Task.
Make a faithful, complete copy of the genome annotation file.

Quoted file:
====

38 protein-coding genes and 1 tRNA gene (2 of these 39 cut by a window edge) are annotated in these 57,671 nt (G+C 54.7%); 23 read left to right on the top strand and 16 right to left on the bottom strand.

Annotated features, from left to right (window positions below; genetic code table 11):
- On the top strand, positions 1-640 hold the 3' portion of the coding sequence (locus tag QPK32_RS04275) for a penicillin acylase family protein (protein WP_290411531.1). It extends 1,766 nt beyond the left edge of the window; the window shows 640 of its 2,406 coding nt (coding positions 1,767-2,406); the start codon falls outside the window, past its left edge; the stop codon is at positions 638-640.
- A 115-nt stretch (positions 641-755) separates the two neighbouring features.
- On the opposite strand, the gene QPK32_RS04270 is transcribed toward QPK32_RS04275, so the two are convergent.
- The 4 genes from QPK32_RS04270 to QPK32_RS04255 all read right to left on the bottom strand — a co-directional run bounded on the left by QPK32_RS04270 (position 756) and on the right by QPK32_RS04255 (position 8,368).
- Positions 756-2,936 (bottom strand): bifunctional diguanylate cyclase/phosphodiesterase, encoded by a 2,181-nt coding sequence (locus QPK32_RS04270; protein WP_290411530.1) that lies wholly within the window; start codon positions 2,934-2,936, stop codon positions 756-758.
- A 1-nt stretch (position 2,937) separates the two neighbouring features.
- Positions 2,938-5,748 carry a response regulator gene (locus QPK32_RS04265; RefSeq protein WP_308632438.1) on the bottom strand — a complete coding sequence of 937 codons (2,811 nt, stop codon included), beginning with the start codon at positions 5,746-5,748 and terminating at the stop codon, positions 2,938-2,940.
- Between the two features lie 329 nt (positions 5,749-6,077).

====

38 protein-coding genes and 1 tRNA gene (2 of these 39 cut by a window edge) are annotated in these 57,671 nt (G+C 54.7%); 23 read left to right on the top strand and 16 right to left on the bottom strand.

Annotated features, from left to right (window positions below; genetic code table 11):
- On the top strand, positions 1-640 hold the 3' portion of the coding sequence (locus tag QPK32_RS04275) for a penicillin acylase family protein (protein WP_290411531.1). It extends 1,766 nt beyond the left edge of the window; the window shows 640 of its 2,406 coding nt (coding positions 1,767-2,406); the start codon falls outside the window, past its left edge; the stop codon is at positions 638-640.
- A 115-nt stretch (positions 641-755) separates the two neighbouring features.
- On the opposite strand, the gene QPK32_RS04270 is transcribed toward QPK32_RS04275, so the two are convergent.
- The 4 genes from QPK32_RS04270 to QPK32_RS04255 all read right to left on the bottom strand — a co-directional run bounded on the left by QPK32_RS04270 (position 756) and on the right by QPK32_RS04255 (position 8,368).
- Positions 756-2,936 (bottom strand): bifunctional diguanylate cyclase/phosphodiesterase, encoded by a 2,181-nt coding sequence (locus QPK32_RS04270; protein WP_290411530.1) that lies wholly within the window; start codon positions 2,934-2,936, stop codon positions 756-758.
- A 1-nt stretch (position 2,937) separates the two neighbouring features.
- Positions 2,938-5,748 carry a response regulator gene (locus QPK32_RS04265; RefSeq protein WP_308632438.1) on the bottom strand — a complete coding sequence of 937 codons (2,811 nt, stop codon included), beginning with the start codon at positions 5,746-5,748 and terminating at the stop codon, positions 2,938-2,940.
- Between the two features lie 329 nt (positions 5,749-6,077).